Court Expands Reach of Disability Law in Schools

A federal appeals court expanded the obligations of school districts to accommodate handicapped students Tuesday, in reinstating a claim by deaf children in the Tustin Unified School District.

The 9th U.S. Circuit Court of Appeals said the school may be required to provide a trained stenographer for real-time, word-for-word transcription so deaf and hard-of-hearing students can understand the teacher and students without undue strain.

The decision revives two lawsuits by a Tustin and Poway high school students in Southern California.  The court said that although the school district may have complied with the Individuals with Disabilities Education Act (IDEA), to create education plans, that does not mean the school had also complied with the terms of the Americans with Disabilities Act (ADA).

“At least as a general matter, public schools must comply with both the IDEA and the ADA,” wrote Judge Marsha Berzon.  Congress has made clear that the IDEA “coexists with the ADA and other federal statutes, rather than swallowing the others,” she said.

The IDEA requires schools to create a plan that gives handicapped students access to free public education.  The ADA requires reasonable accommodation of handicapped Americans in jobs and education.

The school had offered the students an alternative to real-time transcription through a technology called TypeWell.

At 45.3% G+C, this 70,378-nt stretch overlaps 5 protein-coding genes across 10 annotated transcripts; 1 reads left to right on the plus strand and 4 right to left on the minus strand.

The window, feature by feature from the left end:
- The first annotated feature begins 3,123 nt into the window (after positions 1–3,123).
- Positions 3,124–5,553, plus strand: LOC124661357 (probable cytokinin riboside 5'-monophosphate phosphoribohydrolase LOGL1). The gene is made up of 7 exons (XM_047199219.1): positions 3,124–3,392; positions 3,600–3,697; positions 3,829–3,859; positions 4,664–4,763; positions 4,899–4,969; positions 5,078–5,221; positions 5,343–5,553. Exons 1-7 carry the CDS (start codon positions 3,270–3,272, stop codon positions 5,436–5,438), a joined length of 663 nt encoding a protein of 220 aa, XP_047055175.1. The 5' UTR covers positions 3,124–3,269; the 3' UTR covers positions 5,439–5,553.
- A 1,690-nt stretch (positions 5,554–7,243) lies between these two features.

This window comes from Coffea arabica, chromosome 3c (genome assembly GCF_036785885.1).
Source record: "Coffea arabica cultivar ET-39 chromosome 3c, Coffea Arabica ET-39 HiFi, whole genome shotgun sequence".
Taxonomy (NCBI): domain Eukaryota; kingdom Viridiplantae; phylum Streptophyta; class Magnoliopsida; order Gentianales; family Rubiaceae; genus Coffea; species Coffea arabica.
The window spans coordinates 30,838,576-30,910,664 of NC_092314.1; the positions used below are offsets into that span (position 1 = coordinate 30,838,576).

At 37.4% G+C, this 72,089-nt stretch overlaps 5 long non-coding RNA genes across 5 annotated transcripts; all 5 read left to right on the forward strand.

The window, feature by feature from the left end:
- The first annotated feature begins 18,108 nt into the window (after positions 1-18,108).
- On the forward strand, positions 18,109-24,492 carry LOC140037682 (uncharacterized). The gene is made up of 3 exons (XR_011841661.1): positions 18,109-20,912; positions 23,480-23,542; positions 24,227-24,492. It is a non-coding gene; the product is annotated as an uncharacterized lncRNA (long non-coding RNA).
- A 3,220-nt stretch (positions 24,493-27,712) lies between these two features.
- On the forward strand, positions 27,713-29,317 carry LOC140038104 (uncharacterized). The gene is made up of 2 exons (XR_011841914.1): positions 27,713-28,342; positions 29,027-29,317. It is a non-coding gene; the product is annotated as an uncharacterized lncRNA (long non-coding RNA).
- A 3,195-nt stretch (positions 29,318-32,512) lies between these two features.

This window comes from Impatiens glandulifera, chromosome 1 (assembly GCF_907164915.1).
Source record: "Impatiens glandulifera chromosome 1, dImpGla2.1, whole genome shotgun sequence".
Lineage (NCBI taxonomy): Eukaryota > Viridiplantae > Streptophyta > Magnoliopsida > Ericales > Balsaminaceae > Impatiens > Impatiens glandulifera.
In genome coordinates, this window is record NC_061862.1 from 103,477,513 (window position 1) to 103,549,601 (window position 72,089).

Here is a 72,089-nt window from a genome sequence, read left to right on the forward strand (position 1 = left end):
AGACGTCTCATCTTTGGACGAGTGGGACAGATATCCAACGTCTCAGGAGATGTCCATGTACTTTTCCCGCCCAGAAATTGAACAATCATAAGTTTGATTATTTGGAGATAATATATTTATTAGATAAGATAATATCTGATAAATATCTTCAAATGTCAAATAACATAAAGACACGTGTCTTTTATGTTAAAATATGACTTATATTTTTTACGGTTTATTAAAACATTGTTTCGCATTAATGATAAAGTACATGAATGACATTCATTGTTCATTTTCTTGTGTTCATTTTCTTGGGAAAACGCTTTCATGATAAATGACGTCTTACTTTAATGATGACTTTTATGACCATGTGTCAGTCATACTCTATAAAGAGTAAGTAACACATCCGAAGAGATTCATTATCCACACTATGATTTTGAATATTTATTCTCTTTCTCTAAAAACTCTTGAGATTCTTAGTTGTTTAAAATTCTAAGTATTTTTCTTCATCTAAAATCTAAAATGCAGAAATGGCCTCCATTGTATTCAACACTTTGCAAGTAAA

The students sued noting that real-time transcripts are commonly paid for in other Southern California public school districts, including Los Angeles and Santa Monica schools.

But the students lost at the trial court and the administrative process, until Tuesday’s decision by the 9th Circuit.

Although the decision is a victory for the student who began seeking the voice-to-text services when she entered the ninth grade in 2009, she was a senior in 2012 when the case was appealed to the 9th Circuit and will not benefit personally from the ruling.

The second student, identified only as D.H., was a seventh grader when the suit began in 2009, so could still be eligible for the benefit.

Berzon was joined by Judges Richard Clifton and Sandra Ikuta.

Case:  K.M. v. Tustin Unified School District., No. 11-56259

 

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